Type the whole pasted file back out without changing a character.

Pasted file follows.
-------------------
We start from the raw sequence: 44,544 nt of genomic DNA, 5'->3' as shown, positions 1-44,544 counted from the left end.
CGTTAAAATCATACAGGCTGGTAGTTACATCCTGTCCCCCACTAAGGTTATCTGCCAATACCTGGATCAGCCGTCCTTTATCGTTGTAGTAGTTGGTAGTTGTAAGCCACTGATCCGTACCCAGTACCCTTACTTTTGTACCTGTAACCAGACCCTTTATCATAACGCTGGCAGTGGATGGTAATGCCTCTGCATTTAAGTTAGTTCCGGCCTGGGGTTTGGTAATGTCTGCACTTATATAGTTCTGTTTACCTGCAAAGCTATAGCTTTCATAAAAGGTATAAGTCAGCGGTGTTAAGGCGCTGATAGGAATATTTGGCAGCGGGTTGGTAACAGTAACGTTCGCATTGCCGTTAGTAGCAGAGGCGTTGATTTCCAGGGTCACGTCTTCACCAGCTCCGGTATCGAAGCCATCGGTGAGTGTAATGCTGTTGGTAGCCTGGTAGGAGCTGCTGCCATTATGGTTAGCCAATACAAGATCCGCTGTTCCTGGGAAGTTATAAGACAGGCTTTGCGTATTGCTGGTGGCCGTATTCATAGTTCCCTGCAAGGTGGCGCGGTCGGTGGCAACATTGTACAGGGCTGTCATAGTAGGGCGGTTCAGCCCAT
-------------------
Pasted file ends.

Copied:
We start from the raw sequence: 44,544 nt of genomic DNA, 5'->3' as shown, positions 1-44,544 counted from the left end.
CGTTAAAATCATACAGGCTGGTAGTTACATCCTGTCCCCCACTAAGGTTATCTGCCAATACCTGGATCAGCCGTCCTTTATCGTTGTAGTAGTTGGTAGTTGTAAGCCACTGATCCGTACCCAGTACCCTTACTTTTGTACCTGTAACCAGACCCTTTATCATAACGCTGGCAGTGGATGGTAATGCCTCTGCATTTAAGTTAGTTCCGGCCTGGGGTTTGGTAATGTCTGCACTTATATAGTTCTGTTTACCTGCAAAGCTATAGCTTTCATAAAAGGTATAAGTCAGCGGTGTTAAGGCGCTGATAGGAATATTTGGCAGCGGGTTGGTAACAGTAACGTTCGCATTGCCGTTAGTAGCAGAGGCGTTGATTTCCAGGGTCACGTCTTCACCAGCTCCGGTATCGAAGCCATCGGTGAGTGTAATGCTGTTGGTAGCCTGGTAGGAGCTGCTGCCATTATGGTTAGCCAATACAAGATCCGCTGTTCCTGGGAAGTTATAAGACAGGCTTTGCGTATTGCTGGTGGCCGTATTCATAGTTCCCTGCAAGGTGGCGCGGTCGGTGGCAACATTGTACAGGGCTGTCATAGTAGGGCGGTTCAGCCCAT